Insight Equity AP X LP v. Transitions Optical Inc., No. 1:2010cv00635 - Document 212 (D. Del. 2017)

Court Description: MEMORANDUM OPINION regarding Motions to Exclude (D.I. 40 and D.I. 46 ). Signed by Judge Richard G. Andrews on 5/9/2017. (nms)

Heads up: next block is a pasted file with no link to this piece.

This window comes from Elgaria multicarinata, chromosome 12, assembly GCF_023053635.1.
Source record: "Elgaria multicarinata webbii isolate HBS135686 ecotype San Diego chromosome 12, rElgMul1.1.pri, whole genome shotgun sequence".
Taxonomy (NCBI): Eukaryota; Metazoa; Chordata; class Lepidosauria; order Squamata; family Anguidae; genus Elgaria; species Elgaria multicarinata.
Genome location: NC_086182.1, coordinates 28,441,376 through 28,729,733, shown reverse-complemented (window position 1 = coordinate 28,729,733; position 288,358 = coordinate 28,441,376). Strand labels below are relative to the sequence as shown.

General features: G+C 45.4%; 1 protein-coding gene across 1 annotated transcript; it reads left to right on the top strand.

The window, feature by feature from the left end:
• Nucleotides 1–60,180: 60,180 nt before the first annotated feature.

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Insight Equity AP X LP v. Transitions Optical Inc. Doc. 212 I f b l J I IN THE UNITED STATES DISTRICT COURT FOR THE DISTRICT OF DELAWARE I INSIGHT EQUITY d/b/a VISION-EASE LENS WORLDWIDE Plaintiff, No. 10-cv-635 (RGA) v. TRANSITIONS OPTICAL, INC., Defendant. MEMORANDUM OPINION Alessandra Glorioso, Esq., Robert W. Mallard, Esq., Dorsey & Whitney LLP, Wilmington, Del.; Michael A. Lindsay, Esq., George G. Eck, Esq., F. Matthew Ralph, Esq. (argued), Andrew Brantingham, Esq., Dorsey & Whitney LLP, Minneapolis, Minn.; H. Alex Iliff, Dorsey & Whitney LLP, New York, N.Y., attorneys for Plaintiff. Chad M. Shandler, Esq., Katharine C. Lester Mowery, Esq., Richard, Layton, & Finger, P.A., Wilmington, Del.; Jonathan M. Jacobson, Esq. (argued), Chul Pak, Esq., Jeffrey C. Bank, Esq., Daniel Weick, Esq., Wilson, Sonsini Goodrich & Rosati Professional Corp., New York, N.Y.; Lisa A. Davis, Esq., Wilson, Sonsini Goodrich & Rosati Professional Corp., Palo Alto, Cal., attorneys for Defendant. May 9, 2017 Dockets.Justia.com Plaintiff Vision-Ease has sued its competitor, Defendant Transitions Optical, under federal antitrust law. 1 Both Vision-Ease and Transitions Optical are in the business of selling photochromic lenses. Photochromic lenses change from clear to tinted and back again depending on the wearer's environment. To prove Defendant has violated antitrust law by holding monopoly power and engaging in anti-competitive behavior, Plaintiff has proffered the expert testimony of Kenneth Baseman. To prove the opposite, Defendant has proffered the testimony of Dr. Lauren Stiroh. Plaintiff also relies on Donald Nicholson to calculate damages. Both parties have moved to strike portions of the other's experts' testimony. (DJ. 46; D.I. 40). On November 3-4, 2016, I held a Daubert hearing on these motions and took testimony from Mr. Baseman and Dr. Stiroh. (D.I. 157; D.I. 158). I. LEGAL STANDARD "[T]he district court acts as a gatekeeper" to ensure that expert testimony is reliable and helpful. Schneider v. Fried, 320 F.3d 396, 404 (3d Cir. 2003). "The 1 For a more complete recounting of the litigation, see my previous summary judgment opinion. D.I. 141; Insight Equity dlbla Vision-Ease Lens Worldwide v. Transitional Optical, Inc., 2016 WL 3610155 (D. Del. Jul. 1, 2016). 2 primary locus of this obligation is [Federal Rule of Evidence] 702 .... " Daubert v. Merrell Dow Pharma., Inc., 509 U.S. 579, 589 (1993). It reads: A witness who is qualified as an expert by knowledge, skill, experience, training, or education may testify in the form of an opinion or otherwise if: (a) the expert's scientific, technical, or other specialized knowledge will help the trier of fact to understand the evidence or to determine a fact in issue; (b) the testimony is based on sufficient facts or data; (c) the testimony is the product of reliable principles and methods; and (d) the expert has reliably applied the principles and methods to the facts of the case. Fed. R. Evid. 702. Rule 702, as amended in 2000, codified the Supreme Court's holding in Daubert. Calhoun v. Yamaha Motor Corp., 350 F.3d 316, 320 (3d Cir. 2003). The Daubert Court rejected the then widely used Frye test. See Daubert, 509 U.S. at 589. The Frye test required an expert's theory or process be "generally accepted as reliable in the relevant scientific community." Id. at 584 (internal quotation marks omitted). The test was seen as imposing too "rigid" a requirement. See id. at 588. This rigidity was "at odds with the liberal thrust of the Federal Rules and their general approach of relaxing traditional barriers to opinion testimony." Id. at 588 (internal quotation marks omitted). A. Burden of Proof Daubert replaced the Frye test with a "trilogy" of requirements: (1) qualification, (2) reliability, and (3) fit. Schneider, 320 F.3d at 404. My determination that proffered testimony complies with these prerequisites is 3 governed by Federal Rule of Evidence 104(a). Daubert, 509 U.S. at 592. As such, I must find Daubert's trilogy of requirements is met by a preponderance of the evidence. In re Paoli R.R. Yard PCB Litig., 35 F.3d 717, 744 (3d Cir. 1994). On the one hand, this showing requires the party proffering expert testimony do more than make a prima facie case of reliability. Id. at 743. On the other hand, the "evidentiary requirement of reliability is lower than the merits standard of correctness." Id. The proffering party does not "have to prove their case twice-they do not have to demonstrate to the judge by a preponderance of the evidence that the assessments of their experts are correct, they only have to demonstrate by a preponderance of evidence that their opinions are reliable." Id. at 744. B. Qualification The first prerequisite, qualification, "refers to the requirement that the witness possess specialized expertise." Schneider, 320 F.3d at 404. While the language of Daubert is couched in terms of scientific expertise and knowledge, the qualification requirement as well as the fit and reliability requirements are imposed on other technical or specialized knowledge. Calhoun, 350 F.3d at 321 (citing Kumho Tire Co. v. Carmichael, 526 U.S. 137, 141 (1999)). The Third Circuit has interpreted the qualification requirement "liberally" and has "eschewed imposing overly rigorous requirements of expertise .... " Paoli, 35 F.3d at 741. Generalized qualifications are sufficient, id., but "more specific knowledge is required to support more specific opinions," Calhoun, 350 F.3d at 322. 4 In this case, the experts' qualifications are not, nor could they reasonably be, contested. C. Reliability "[A]n expert's testimony is admissible so long as the process or technique the expert used in formulating the opinion is reliable." Paoli, 35 F.3d at 7 42. Reliability does not require certainty. Daubert, 509 U.S. at 590, but does require "validity," Paoli, 35 F.3d at 742. As with all of the Daubert requirements, I have a gatekeeping role to play in assessing the reliability of the expert testimony. "When there is a serious question of reliability of evidence, it is appropriate for the court to exercise to some degree an evidentiary screening function." Paoli, 35 F.3d at 743 (quoting United States v. Downing, 753 F.2d 1224, 1240 n. 21 (3d Cir. 1985)). That being said, the Third Circuit has warned that "the reliability requirement must not be used as a tool by which the court excludes all questionably reliable evidence." Id. at 744. An expert's opinion must be founded on good grounds, not perfect ones. Id. I can conclude there are good grounds for the opinion even if I "thinkOthere are better grounds for some alternative conclusion" or that the expert's methodology "has some flaws such that if they had been corrected, the scientist would have reached a different result." Id. The Third Circuit has directed that a "judge frequently should find an expert's methodology helpful even when the 5 judge thinks that the expert's technique has flaws sufficient to render the conclusions inaccurate." Id. at 744-45. D. Fit Fit is the gravamen of the Daubert challenges at issue in this case. The same liberalness in evaluating reliability applies in evaluating fit. Id. at 745. "Once again, [the Third Circuit] emphasize[s] that the standard is not that high." Id. Fit speaks to "the proffered connection between the scientific research or test result to be presented and particular disputed factual issues in the case." Id. at 743 (quoting Downing, 753 F.2d at 1237). Put in the terms of Rule 702, fit asks whether the proffered testimony is sufficiently helpful. See Daubert, 509 U.S. at 591 ("Expert testimony which does not relate to any issue in the case is not relevant and, ergo, non-helpful." (citation omitted)). "[H]elpfulness requires more than bare logical relevance, but there is a strong preference for admission." Paoli, 35 F .3d at 7 45. A significant concern in evaluating fit is whether there is mismatch between the expert's technique and the issues in the case. "Malidity for one purpose is not necessarily Dvalidity for other, unrelated purposes." Daubert, 509 U.S. at 591. "Thus, even if an expert's proposed testimony constitutes scientific knowledge, his or her testimony will be excluded ifit is not scientific knowledge for purposes of the case." Paoli, 35 F.3d at 743. 6 The Supreme Court explained this mismatch concern with a hypothetical. A party seeking to introduce expert testimony on the phases of the moon may appropriately do so to explain "whether a certain night was dark." Daubert, 509 U.S. at 591. That same testimony is not admissible to explain "whether an individual was unusually likely to have behaved irrationally on that night." Id.; see also Paoli, 35 F.3d at 743 ("For example, animal studies may be methodologically acceptable to show that chemical X increases the risk of cancer in animals, but they may not be methodologically acceptable to show that chemical X increases the risk of cancer in humans."). E. Rule 403 Assuming an expert meets the requirements of qualification, reliability, and fit, there is still "some room for Rule 403 to operate independently." Paoli, 35 F.3d at 746. "The court may exclude relevant evidence if its probative value is substantially outweighed by a danger of one or more of the following: unfair prejudice, confusing the issues, misleading the jury, undue delay, wasting time, or needlessly presenting cumulative evidence." Fed. R. Evid. 403. On the one hand, the Supreme Court has explained, "[e]xpert evidence can be both powerful and quite misleading because of the difficulty in evaluating it. Because of this risk, the judge ... exercises more control over experts than over lay witnesses" under Rule 403. Daubert, 509 U.S. at 595 (citations omitted). On the other, the Third Circuit has warned: "[A] district court cannot exclude a scientific 7 technique as too confusing and overwhelming simply based on its conclusion that scientific techniques by their very nature confuse and overwhelm the jury." Paoli, 35 F.3d at 746. Instead, in order to exclude expert evidence under Rule 403, there "must be something about the particular Dtechnique such as its posture of mythic infallibility that makes is especially overwhelming." Id. II. PLAINTIFF'S MOTION TO STRIKE DEFENDANT'S MARKET DEFINITION Defendant proffers the expert testimony of Dr. Lauren Stiroh. Dr. Stiroh is an economics expert holding three degrees in the subject-a bachelor's, master's, and doctorate. She is a Managing Director at NERA Economic Consulting. (Stiroh Report 2 at 5; D.I. 158 at 4-5). At NERA, she serves as chair of the Antitrust and Competition Policy practice. While she is offering a range of opinions, Plaintiffs challenge focuses on the quantitative analyses supporting her market definition. (See D.I. 40). Plaintiff brings these challenges under both Rule 702 and Rule 403. A. The Proffered Testimony and the Cellophane Fallacy Defining the relevant market is an important initial inquiry in an antitrust case. See, e.g., 2b Areeda & Hovenkamp, Antitrust Law, iii! 500, 531a, 531e (4th ed. 2014). Generally speaking, the relevant market includes the accused monopolist's 2 Dr. Stiroh's intial report can be found at D.I. 45-1. 8 products and close substitutes. E.g., Hovenkamp, Federal Antitrust Policy§ 3.3bl (5th ed. 1994); see also 2b Areeda & Hovenkamp, supra, iiii 536, 537a. Close substitutes are products that constrain the ability of the accused monopolist to control prices. 2b Areeda & Hovenkamp, supra, ii 506. Dr. Stiroh defines the market in this case to include both photochromic and clear lenses. (Stiroh Report at ii 51). To support her market definition, Dr. Stiroh uses two econometric tests: cross-price elasticity of demand and co-price movement. (See Stiroh Report at iiii 48-49). i. Cross-Price Elasticity of Demand Cross-price elasticity of demand measures whether two products are substitutes by defining the relationship between the price of one product and the demand for another product. Hovenkamp, supra, § 3.4a; William M. Landes & Richard A. Posner, Market Power in Antitrust Cases, 94 Harv. L. Rev. 937, 945 (1981). Specifically, "[t]he cross-price elasticity of demand measures the percent change in the quantity of photochromic lenses purchased in response to a onepercent change in the price of non-photochromic lenses." (Stiroh Report at ii 49); see Areeda & Hovenkamp, supra, ii 507a. A strong relationship between the price of one product and demand for the other shows that consumers of the two products view them as substitutes. Id. Dr. Stiroh performed a cross-price elasticity of demand analysis and found that clear and photochromic lenses are substitutes. (Stiroh Report at iiii 60-72). 9 n. Co-Price Movement Co-price movement takes a different approach to defining the relevant market. This analysis looks at whether the prices of two products move together. Richard Posner, Antitrust Law 149 (2d ed. 2001). A positive relationship indicates that two products are subject to the same market forces and thus are in the same market. Id. at 149-50. Dr. Stiroh performed a co-price movement analysis and found a statistically significant relationship between clear and photochromic lenses. (Stiroh Report at iii! 52-59). To confirm this relationship, she controlled for inflation. (Stiroh Report at ii 58 & n. 90). Dr. Stiroh also controlled for the fact that clear lenses are a component of photochromic lenses. (Id.). ni. Data Used In conducting both analyses, Dr. Stiroh relies on historical sales information for clear and photochromic lenses published by the Vision Council Association. (Stiroh Report at ii 54). The data provides monthly average prices. (Id.). The sales reflected in the Vision Council Association data are sales from lens casters to retailers. (See D.I. 158 at 21). As the following diagram illustrates, Defendant Transitions Optical ("TOI" in the diagram) purchases clear lenses from lens casters, applies photochromic treatment to them, and then sells the treated lenses back to lens casters. Lens casters then sell the treated lenses to labs and retailers. 10 TOI Lens Casters :,; .... ::: l • Lens Caster Owned Labs Independent \Yholesale Labs Integrated Optical Retailers i :.. ' · Xational Retailers Regional Retailers Plaintiff, in the briefing, criticizes Dr. Stiroh's use of data reflecting sales from lens casters to retailers as focusing on the wrong level of the market. (D.L 40 at 18-24). 11 B. Plaintiff's Challenge Plaintiff does not challenge the methodological soundness of cross-price elasticity and co-price movement. Instead, Plaintiff challenges the appropriateness of those tests for this case. More specifically, Plaintiff challenges Dr. Stiroh's use of Vision Council Association's average price data as inappropriate when, as in this case, there is a dispute whether Defendant was charging competitive or supracompetitive prices during the relevant time. The competitive price is the price that would be charged in a competitive market. Plaintiffs theory, however, is that Defendant was already a monopolist, there was not a competitive market, and therefore Defendant could and was charging supracompetitive prices, that is, prices above competitive prices. i. The Cellophane Fallacy Because Dr. Stiroh uses actual, or prevailing, prices in her analysis, Plaintiff accuses her of committing the Cellophane fallacy. The Cellophane fallacy gets its name from the Supreme Court case of United States v. E.I. du Pont de Nemours ("DuPont"), 351 U.S. 377 (1956). In that case, DuPont was accused of exercising monopoly power in its sale of cellophane. The Court found that DuPont lacked the requisite market power because cellophane was part of a broader market of flexible packaging materials that included glassine, wax paper, and aluminum foil. The Court relied on a cross-price elasticity of demand analysis performed on prevailing prices to determine these other materials were substitutes. DuPont, 397 U.S. at 12 400. The Court arrived at the conclusion they were substitutes because any increase in the price of cellophane would lead to substitution away from cellophane to other packaging materials. Id. Economists have criticized the Court's analysis for failing to account for the possibility that DuPont had already exercised its monopoly power to charge a supracompetitive price, i.e., a price above the competitive price. E.g., Hovenkamp, supra, § 3.4b; Posner, supra, 150; Landes and Posner, 94 Harv. L. Rev. at 961; (D.I. 44-5 at 22) (NERA Report). As Posner explained, "at a high enough price, even poor substitutes look good to the consumer." Posner, supra, 150. At the inflated supracompetitive price, consumers will substitute to products they would not substitute to at a competitive price. Thus, if DuPont were a monopolist and were charging monopoly prices, then an increase in price would have led to substitution from cellophane towards wax paper even if wax paper were not a substitute in a competitive market. Despite these academic criticisms, Dr. Stiroh's testimony is admissible. As Dr. Stiroh explained at the hearing, the analysis she performed can be characterized as necessary to show that clear and photochromic lenses are in the same market, even if not sufficient to do so. If co-price movement and cross-price elasticity of demand showed no correlation, then Dr. Stiroh would be hard pressed to say clear and photochromic lenses were substitutes. While these analyses may not score a touchdown, they move the ball down the field. 13 I do not believe Dr. Stiroh's use of prevailing price data is flawed, but even if I did, I think the analyses would still offer some probative value. See Paoli, 35 F.3d at 744-45. Further, they are not of a type particularly likely to confuse the jury. Thus, Dr. Stiroh is generally permitted to testify on co-price movement and crossprice elasticity of demand. n. Common Components of Clear and Photochromic Lenses While Dr. Stiroh's co-price movement testimony is generally admissible, she is limited to her conclusions that account for the fact that clear lenses are a component of photochromic lenses. Photochromic lenses are made by applying a treatment to clear lenses. Thus clear lenses and photochromic lenses largely share the same components. Therefore, price fluctuations attributable to production costs of clear lenses do not speak to whether clear lenses and photochromic lenses are in the same market. Dr. Stiroh acknowledges that the common components of clear and photochromic lenses can improperly skew the co-price movement analysis. (Stiroh Report at iii! 55, 58, 58 n.90). To correct for this, she performed an analysis that controlled for the commonality. (Id. at if 58 n. 90). This produced a lower but still statistically significant relationship. (Id.) She can rely on that relationship in her testimony. Dr. Stiroh cannot rely on the co-price movement she attributes to common components of clear and photochromic lenses. That relationship has no relevance to 14 the question of whether clear and photochromic lenses are in the same market. Further, allowing her to use analysis that reflects market influences related to common components of clear and photochromic lenses would inflate the relationship, bolstering it and thereby unfairly prejudicing Plaintiff. in. Level of the Market Plaintiff criticizes Dr. Stiroh for analyzing cross-price elasticity of demand and co-price movement where lens casters sell to labs and integrated retailers (the "downstream" market) instead of where Defendant sells treated lenses to lens casters (the "upstream" market). (D.I. 40 at 18-21). Plaintiff further criticizes Dr. Stiroh for failing to perform "well-known calculations that would have translated her findings about downstream elasticities to the upstream elasticities .... " (Id. at 21-24). Plaintiff asserts that "[Defendant] is alleged to have monopolized the market" at the upstream level. (Id. at 18). Thus, according to Plaintiff, Dr. Stiroh is required to perform calculations on substitution upstream. I am unconvinced that Dr. Stiroh's analysis of sales to labs and integrated retailers is not relevant to this case. At the Daubert hearing, Dr. Stiroh explained that "when the lens casters have a collection of photochromic and clear lenses to sell to their customers, that's where the substitution between one and the other would take place .... " (D.I. 158 at 22). While Plaintiff asserts that Defendant is accused of monopolizing the upstream market, their case vertically spans the entire market. See infra at III.A. Defendant's alleged exclusionary practices in the downstream 15 market are integral to Plaintiffs anti-competitive conduct case. Thus, substitution downstream is a relevant analysis. With the exception of the stated limitations on co-price movement, Dr. Stiroh' s testimony is admissible and Plaintiffs challenges are rejected. Ill. DEFENDANT'S MOTION TO STRIKE PLAINTIFF'S COMPETITIVE HARM THEORY Plaintiff proffers the testimony of experts Kenneth Baseman and Donald Nicholson. Mr. Baseman holds a bachelor's and master's degree in economics and is employed as a consultant in the subject. (D.I. 48-2 at 11, 122). He worked for the Antitrust Division at the Department of Justice as an economist for eight years. (Id.). For the past twenty-one years, he has worked for Microeconomic Consulting and Research Associates, Inc. (Id.). He is currently employed there as a principal. (Id.). Mr. Nicholson holds a B.S. in Accounting from the University of Minnesota and is a certified public accountant. (D.I. 48-3 at 136-38). He is a partner at Arthur Anderson LLP, a business consulting firm. (Id.). Mr. Nicholson has worked in finance since 1980. (Id.). A. The Proffered Testimony In broad strokes, Mr. Baseman is expected to testify that Defendant engaged in anti-competitive conduct by foreclosing, fully or partially, much of the photochromic lens market with exclusive agreements, retaliatory conduct, and loyalty contracts. In antitrust analysis, market foreclosure represents the part of 16 the market from which an accused monopolist has excluded competition. See Hovenkamp, supra, § 10.9a. According to the Court's reading of Mr. Baseman's expert report, the exclusivity agreements and loyalty contracts covered the market as follows: TOI Lens Casters . . . . . . Partner Program (loyaltyL------ ----- Lens Caster Owned Labs i---·-------------- ' , ' ' . . Independent ·wholesale Labs , ' ' ' ' '' Integrated Optical Retailers I Retailer w/ Lab Capability I .... = .... Q; = ----- ' National Retailers ' Regional Retailers 17 -- - --- i.- - - - - -__. .. - Mr. Baseman has also constructed a damages model based on a hypothetical world where Defendant's allegedly anti-competitive behavior did not occur. Mr. Nicholson has taken Mr. Baseman's damages model and calculated damages. B. Defendant's Challenge Defendant lodges several challenges to Mr. Baseman's anti-competitive conduct opinion and damages model. Defendant also challenges Mr. Nicholson's damages opinion. I will discuss and resolve each in turn. 3 i. Foreclosure and the Equally Efficient Competitor Defendant renews its argument that Mr. Baseman's anti-competitive conduct opinion fails because he has not demonstrated that Defendant's conduct would exclude an equally efficient competitor. I rejected this argument in my summary judgment order when I rejected the price-cost test. (D.I. 141 at 12; see also D.I. 150 at 2-3). That was the appropriate forum for the argument, as indicated by Defendant's reliance on cases reviewing merits decisions. (See D.I. 46 at 19 (citing Eisai, Inc. v. Sanofi Aventis U.S., LLC, 821 F.3d 394 (3d Cir. 2016) (summary Defendant makes two arguments I already resolved at summary judgment. First, Defendant argues that Mr. Baseman's competitive harm theory is deficient because he does not prove consumer harm. (D.I. 46 at 16-17; D.I. 174 at 24-25). I already rejected Defendant's argument that Plaintiff lacked evidence to show competitive harm. (D.I. 141 at 13, 20, 20-24). Second, Defendant challenges Plaintiffs tax theory. (D.I. 174 at 7 (incorporating be reference the tax theory argument at D.I. 46 at 22-23)). Again, I rejected this challenge at summary judgment. (D.I. 141 at 15-16). 3 18 I I I I judgment); Z.F. Meritor, LLC v. Eaton Corp., 696 F.3d 254 (3d Cir. 2012) Gudgment as a matter of law); Allied Orthopedic Appliances, Inc. v. Tyco Health Care Grp. LP, 592 F.3d 991 (9th Cir. 2010) (summary judgment); Barry Wright Corp. v. Pac. Scientific Corp., 724 F.2d 227 (1st Cir. 1983) (trial opinion)); see also D.I. 174 at 1920 (relying on same cases)). Defendant tries to shoehorn the equally efficient competitor test into a Daubert argument by saying no economist would testify a market was foreclosed without performing an equally efficient competitor analysis. (See D.I. 174 at 20). It cites no Daubert opinion supporting this position, and the Third Circuit's summary judgment cases do not support it. For example, Defendant claims the court in Z.F. Meritor conducted an equally efficient competitor analysis. (See D.I. 46 at 19). In that case, however, the court upheld a jury verdict where the accused monopolist offered "lower," but above cost, prices. Z.F. Meritor, 696 F.3d at 266-67, 303. In assessing the sufficiency of the evidence, the court did not consider whether the competitor plaintiff was equally efficient. See id. at 286-89. Further, in the very part of the case Defendant cites, the court explains the antitrust law's concern with not only exclusion of equally efficient competitors, but also exclusion of "potentially equally efficientO rivals .... " Id. at 281 (emphasis added). Defendant has failed to show that an antitrust plaintiff must prove it is an equally efficient competitive in order to have its expert testify on market 19 foreclosure. Thus, Defendant's challenge is rejected, and Mr. Baseman can testify to foreclosure. ii. Retail Channel Gerrymandering Mr. Baseman used the Vision Monday's Top 50 Optical Retailers list to calculate the extent to which Defendant's exclusivity and loyalty contracts foreclosed the retail channel. (Baseman Report 4 at if 95). Mr. Baseman excluded Walmart and Luxxotica, 5 the number one and number two lens retailers. (Id.). Defendant challenges both of these moves as Mr. Baseman "gerrymandering" the retail channel to inflate his foreclosure conclusions. (D.I. 46 at 21-22; D.I. 174 at 23-24). Mr. Baseman is permitted to rely on Vision Monday's list of the top 50 optical retailers. Plaintiff presented unrebutted testimony from Vision-Ease's Director of Marketing that the list represents about ninety percent of the total retail channel and is "a widely used surrogate for the retail channel." (D.I. 59 at if 17). Defendant cites to a statement in Jefferson Parish Hosp. Dist. No. 2 v. Hyde directing Plaintiff to the "market as a whole ... " for support. (See D.I. 46 at 21 4 5 Mr. Baseman's initial report is available at D.I. 48-2. Luxxotica is the parent company of Lenscrafters. 20 (quoting 466 U.S. 2, 31 (1986))). That statement related, however, to the Supreme Court's dictate that an antitrust plaintiff cannot argue a single exclusionary act without considering its context in the broader market. 466 U.S. at 31. Devoid of context, this statement appears to support Defendant's position; in context, it is irrelevant. As for excising W almart and Luxxotica, conveniently the two retailers that carried Plaintiffs product, Mr. Baseman explains the two retailers "are exceptional not only because [Vision-Ease] gained entry at those accounts, but also because those accounts, alone among all national retail accounts, never accepted exclusivity with [Transitions Optical], even though [Transitions Optical] asked for it." (Baseman Report at ii 239 n. 430). That explanation is unavailing. Excluding Walmart and Luxxotica is completely arbitrary, and Plaintiff has failed to point to any rational economic theory or methodological reason for excluding those two retailers. It is not enough that excluding W almart and Luxxotica makes Plaintiffs case look better. Thus, Mr. Baseman is confined to opining on foreclosure in the Top 50 optical retailers as a whole. m. Supply Termination In 2005, Defendant terminated its thirteen-year-old contract with Plaintiff under which Plaintiff bought photochromic lenses from Defendant. (D.I. 141 at 29). The same year, Plaintiff launched its own photochromic lens product. On the basis of those facts and others, Plaintiff brought a refusal to deal claim. A company is 21 subject to antitrust liability when it terminates a "voluntary and profitable course of dealing, forsaking short-term profits to achieve an anti-competitive end .... " (Id. at 29 (citing Verizon Comm'ns Inc. v. Law Offices of Curtis V. Trinko, LLP, 540 U.S. 398, 408 (2004)). I granted summary judgment on Plaintiffs refusal to deal claim because a refusal to deal claim is "narrow" and the evidence Plaintiff produced did not fit in that narrow exception. (Id. at 28-30). Defendant argues that this ruling requires that Mr. Baseman excise from his analysis all reference to the termination of the contract. (D.I. 17 4 at 10). Mr. Baseman, however, has a valid theory that includes the supply termination as anticompetitive conduct independent of the refusal to deal claim. Mr. Baseman opines that Defendant's termination of Plaintiff and other clients that produced their own photochromic product reinforced its exclusive contracts, describing it as a "synergistic exclusionary effectO .... " (Baseman Report at iii! 218-19). Thus, Mr. Baseman is permitted to incorporate the supply termination in his opinion on anticompetitive conduct. See Z.F. Meritor, 696 F.3d at 272 ("Courts will also consider whether there is evidence that the dominant firm engaged in coercive behavior .... "). As it is a proper part of Plaintiffs anti-competitive conduct theory, and not contradictory of my summary judgment ruling, the supply termination can be presented in Mr. Baseman's anti-competitive conduct testimony and included in his damages model. 22 w. Forty Store Hypothetical When Plaintiff introduced its photochromic product at Lenscrafters, it did a full launch at all 800+ Lenscrafters stores. Following the launch, Plaintiffs product suffered delamination, a serious product quality issue, which ultimately harmed the relationship between Plaintiff and Lenscrafters's parent company, Luxxotica, and harmed Plaintiffs reputation. In constructing a damages model, Mr. Baseman hypothesizes that, but for Defendant's allegedly anti-competitive conduct, Plaintiff would have started with a smaller forty store roll out, caught the product defect, fixed it, and avoided the reputational and relationship harms. Defendant challenges this assumption. (D.I. 46 at 26-28; D.I. 174 at 11-14). Defendant argues there is a dearth of evidence supporting it. In essence, Defendant's argument is a fit one. I share Defendant's skepticism towards the forty store hypothetical, as I noted in my summary judgment opinion. (D.I. 141 at 26 fn. 5).6 Plaintiff, however, has now pointed to evidence sufficient to provide a factual basis to support Mr. Baseman's damages model. Specifically, Mr. Baseman relied on 6 At the Daubert hearing, I ordered Mr. Baseman to prepare an alternative damages theory in anticipation of excluding the forty store hypothetical. As I am admitting the forty store hypothetical, it will be Plaintiffs decision whether to present the alternatives to the jury as well. Defendant has filed another Daubert motion challenging the alternative damages report. (D.I. 194). I will address that motion by separate opinion. 23 the expected testimony of Plaintiffs CEO, Doug Hepper, and its head of research and development. Derek Harris, Lenscrafters's history of conducting targeted roll outs, and the rate of delamination. (Baseman Supp. Report7 at iii! 15-28). Defendant also challenges Plaintiffs reliance on the expected testimony of Mr. Hepper. Defendant argues it is not the type of evidence an economist would rely on. I find it an unconvincing argument that an economist, in hypothesizing on the potential business decisions of a certain company, would not rely on the expertise and experience of the head of said company in constructing a "but for" world. Thus, Mr. Baseman is permitted to present his damages model incorporating the forty store hypothetical to the jury. While Mr. Baseman can rely on the assumption that a forty store roll out would have occurred in explaining his damages model, he cannot opine that Plaintiff would have, in fact, conducted the forty store roll out. Plaintiff has not established Mr. Baseman as an expert for that purpose. The basis for his assumption will have to be presented by fact witnesses such as Mr. Hepper and Mr. Harris. 7 Mr. Baseman's supplemental report is available at D.I. 182-1. 24 v. Market Share In constructing his damages model, Mr. Baseman hypothesizes that Plaintiff would reach a twenty percent market share. (Baseman Report at iii! 303-06). Defendant challenges this conclusion as unfounded. (D.I. 46 at 29-30; D.I. 174 at 14-17). In reaching this conclusion, Mr. Baseman looked at economic literature describing other industries to determine the second place firm reaches at least a twenty percent market share. (Baseman Report at iii! 303-06; D.I. 157 at 45). He then concluded that Plaintiff would reach second place status because of Plaintiffs actual experience, Defendant's response to Plaintiffs entry into the market, and Plaintiffs product offerings. (Baseman Report at if 307; D.I. 157 at 44). When it entered the market, Plaintiff"quickly became the second largest seller of photochromic lenses" domestically. (Baseman Report at if 307). Plaintiff was also "the only rival whose presence led [Defendant's] management to approve exceptions to (i.e. discounts off) its prevailing standard prices." (Jd.). Mr. Baseman's review of internal documents showed what he characterized as "a singular concern about [Plaintiff] ... and nothing like that for anybody else." (D.I. 157 at 44). Mr. Baseman further based his market share opinion on Plaintiffs unique product offering. Bifocal polycarbonate lenses were about twenty percent of the overall lens market and Plaintiff was the only firm offering a polycarbonate bifocal lens with photochromic treatment. (D.I. 157 at 46). This supports his market share 25 opinion because Plaintiff was the only supplier offering photochromic treatment to a common type of lens. Mr. Baseman testified that at least ten percent of the projected market share could be attributed directly to Plaintiffs offering of bifocal polycarbonate lenses alone. (Id.). Mr. Baseman's analysis, determining a firm's likely market position based on product offerings, past performance, and extrinsic evidence of how a competitor perceived the market as well as extrapolating a market share model from looking at "hundreds" of other industries (D.I. 157 at 45), is reliable and grounded in facts. Thus, his model fits the case. vi. Mr. Nicholson's Damage Calculations Defendant challenges Mr. Nicholson's damage calculations on two grounds. 8 First, Defendant argues they fall with Mr. Baseman's opinion since they rely on it. I have upheld relevant portions of Mr. Baseman's damages model, making this argument moot. Second, Defendant challenges the factual basis of Mr. Nicholson's projection of Plaintiffs sales from 2012 to 2015, which Mr. Nicholson used to calculate future 8 Defendant requested the opportunity to supplement the record on this and other arguments. (D.I. 209). That request, as it pertains to this motion, is denied. Defendant has had more than ample opportunity to submit relevant material to the Court. 26 damages. Because the parties agreed to end discovery at 2011 (D.I. 166 at 22 n. 12), Mr. Nicholson relied on a model Plaintiff "used for business planning and financing purposes .... " (Nicholson Report9 at 121; see also D.I. 58 at iJ 54 ("The sales projections ... were maintained by [Vision-Ease]'s Chief Financial Officer, Rich Faber, and were the most up-to-date projections that [Vision-Ease] had developed for its own business purposes, which included providing the projections to lenders and potential purchasers of the company.")). The document Mr. Nicholson relied on is highly detailed. (D.I. 101). Defendant relies on Z.F. Meritor. In Z.F. Meritor, the Third Circuit found it was not an abuse of discretion when the district court excluded damages projections based on a "one-page set of profit and volume projections" without knowing how those projections came to be. 696 F.3d at 292. The information relied on here is not so summary. Further, Z.F. Meritor requires an expert to explain "why he relied on such estimates and must demonstrate why he believe the estimates were reliable." Id. Mr. Nicholson did just that when he explained that the estimates were actually used in the course of business and incorporated actual sales data. (D.I. 48-3 at 121). 9 Mr. Nicholson's initial report can be found at D.I. 48-3. 27 Thus, Mr. Nicholson's proffered testimony is admissible.IO IV. CONCLUSION Dr. Stiroh's testimony is permitted but for the exceptions noted in the analysis. Similarly, Mr. Baseman's testimony is permitted but for the exceptions noted in the analysis. Mr. Nicholson's testimony is permitted in full. An order consistent with this opinion will follow. 10 Defendant also challenges Mr. Nicholson's damages calculations for failing to account for other entrants to the market as well as "financial mismanagement and natural disasters ...." (D.I. 46 at 31-32; D.I. 174 at 18). To the extent this is a challenge to Mr. Baseman's but-for damages model itself, the criticism is inapropos. Mr. Nicholson is not the expert offering the model; he is the expert implementing it. If Defendant wanted to challenge the damages model on this ground, it should have done so in its already comprehensive motion to exclude Mr. Baseman's testimony. To the extent this challenge is properly aimed at Mr. Nicholson's analysis, I will address it by separate opinion. My admission of Mr. Nicholson's testimony is contingent on addressing this further objection. 28